Council OKs 'First Steps': Housing And Job Training Initiatives
The police shooting of an African -American man in Charlotte last month sparked protests not just about policing, but also about racism and inequality. In an open letter a week ago, Charlotte City Council pledged new policies and programs. Monday night, the council took what it called "the first steps."
In a single unanimous vote, the City Council approved a series of measures in response to community anger and frustration after the shooting of Keith Lamont Scott. They include:
- Shortening from five years to three years the city's target for developing 5,000 affordable housing units.
- Hiring a consultant to draw up a strategic housing plan to help the city figure out how to fill the rest of the estimated 34,000 affordable units the city needs for low- and moderate-income households.
- Spending $1 million on a new pilot workforce development program. It would help 180 people initially, and could expand to more than 500.
There weren’t many specifics, particularly on how the city would hit the housing goal.
Mayor Jennifer Roberts said the steps are part of acknowledging the long-term problem. “We also recognize that yes, there is racism, and it is wrong,” she said.
Speaking in broad terms, she said eliminating racism is a collective effort.
“We have to admit wrongdoing. We have to hold people accountable, and we have to pledge to change and have other people hold us accountable,” Roberts said.
The meeting was a lot more low-key than the one on Sept. 26, where angry protesters called on the mayor, council members and police chief to resign.
Council member Al Austin said he knows the vote isn't a long-term solution.
“Although we had quite a bit of emotion anger on the 26th, I don't think that's over. People are still angry. And I still feel that and I feel it out in the community,” Austin said, as a couple in the audience shouted their agreement.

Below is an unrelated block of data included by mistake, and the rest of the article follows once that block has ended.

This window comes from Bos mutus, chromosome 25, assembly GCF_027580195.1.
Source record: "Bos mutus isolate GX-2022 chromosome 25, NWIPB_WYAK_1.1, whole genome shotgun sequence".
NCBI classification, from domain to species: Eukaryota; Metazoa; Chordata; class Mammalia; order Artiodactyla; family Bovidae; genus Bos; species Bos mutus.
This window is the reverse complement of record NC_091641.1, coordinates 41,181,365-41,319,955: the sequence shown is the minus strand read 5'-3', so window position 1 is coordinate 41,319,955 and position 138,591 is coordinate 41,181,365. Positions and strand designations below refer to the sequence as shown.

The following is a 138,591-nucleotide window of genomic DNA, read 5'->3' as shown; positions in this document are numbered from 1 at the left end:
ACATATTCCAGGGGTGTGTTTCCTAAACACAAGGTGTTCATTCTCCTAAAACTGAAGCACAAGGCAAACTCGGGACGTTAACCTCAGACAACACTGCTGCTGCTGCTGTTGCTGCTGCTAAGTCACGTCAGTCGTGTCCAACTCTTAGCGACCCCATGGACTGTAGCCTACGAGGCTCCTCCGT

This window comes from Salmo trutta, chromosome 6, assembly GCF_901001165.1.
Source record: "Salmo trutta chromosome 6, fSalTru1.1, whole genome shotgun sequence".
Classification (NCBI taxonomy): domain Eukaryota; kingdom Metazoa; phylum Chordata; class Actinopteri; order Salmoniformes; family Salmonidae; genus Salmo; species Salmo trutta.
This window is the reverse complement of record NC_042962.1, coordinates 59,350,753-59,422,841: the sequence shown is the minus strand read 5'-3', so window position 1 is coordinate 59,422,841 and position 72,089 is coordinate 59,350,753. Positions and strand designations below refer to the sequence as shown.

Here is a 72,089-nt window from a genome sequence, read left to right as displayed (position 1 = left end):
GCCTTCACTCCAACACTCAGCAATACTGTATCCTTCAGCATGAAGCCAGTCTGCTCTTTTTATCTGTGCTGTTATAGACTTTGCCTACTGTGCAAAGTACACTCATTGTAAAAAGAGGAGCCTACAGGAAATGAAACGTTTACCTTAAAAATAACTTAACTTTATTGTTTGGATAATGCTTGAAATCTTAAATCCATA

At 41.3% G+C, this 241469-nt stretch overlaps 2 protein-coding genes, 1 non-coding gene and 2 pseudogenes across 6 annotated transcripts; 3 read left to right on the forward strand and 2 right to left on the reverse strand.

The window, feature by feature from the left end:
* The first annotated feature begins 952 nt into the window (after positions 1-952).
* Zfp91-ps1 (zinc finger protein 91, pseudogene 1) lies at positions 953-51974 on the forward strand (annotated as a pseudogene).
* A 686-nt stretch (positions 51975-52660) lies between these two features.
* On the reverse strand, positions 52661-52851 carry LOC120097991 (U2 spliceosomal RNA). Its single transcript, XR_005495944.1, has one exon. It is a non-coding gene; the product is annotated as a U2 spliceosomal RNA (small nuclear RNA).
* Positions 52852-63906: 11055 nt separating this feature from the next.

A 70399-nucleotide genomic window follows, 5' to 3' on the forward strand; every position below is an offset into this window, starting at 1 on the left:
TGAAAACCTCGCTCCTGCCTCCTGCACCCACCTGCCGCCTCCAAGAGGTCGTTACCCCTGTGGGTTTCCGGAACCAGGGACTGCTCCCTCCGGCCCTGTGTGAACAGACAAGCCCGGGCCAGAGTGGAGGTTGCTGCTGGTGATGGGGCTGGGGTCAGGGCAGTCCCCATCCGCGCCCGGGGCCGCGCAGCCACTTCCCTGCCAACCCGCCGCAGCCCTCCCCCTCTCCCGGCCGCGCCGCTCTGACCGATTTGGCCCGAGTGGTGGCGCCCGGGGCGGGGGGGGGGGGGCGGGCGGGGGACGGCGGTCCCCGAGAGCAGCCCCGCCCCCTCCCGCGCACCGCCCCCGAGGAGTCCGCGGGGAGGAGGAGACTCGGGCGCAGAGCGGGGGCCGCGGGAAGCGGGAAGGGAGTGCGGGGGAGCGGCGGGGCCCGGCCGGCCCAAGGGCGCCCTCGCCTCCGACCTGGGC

But he said the council needed to do something.
“These items are the beginning of us trying to take some actions. Now, they're not … we've still got more work to do,” Austin said.
In comments before the council vote, a handful of speakers called for changes. Charlotte NAACP leader Corinne Mack repeated her demands for greater police accountability. Resident Tina White called for broader changes than those up for a vote, like better schools and more federal rental housing assistance.
Mecklenburg County Commissioner Vilma Leake gave the night's most impassioned speech, saying the council's plans didn't go far enough.
“Affordable housing is fine, but we need low-income housing ... we need low income housing for our people,” she said.
The council also endorsed Charlotte Mecklenburg Police Chief Kerr Putney's plan to expand the use of body cameras, to hire an outside firm to review department policies, procedures and community relations, and give more power to the city police review board.
As for the outside review, interim city manager Ron Kimble said The Police Foundation of Washington, DC, could take six to eight months to deliver a final report.
Council member Austin said he wishes it could be faster.
“Hopefully this won’t be something that we get and it’s a nice book, and we put it on the shelf, because I think it really needs to be addressed.”
“The elephant in the room is race,” he said, “and we’ve gotta deal with that.”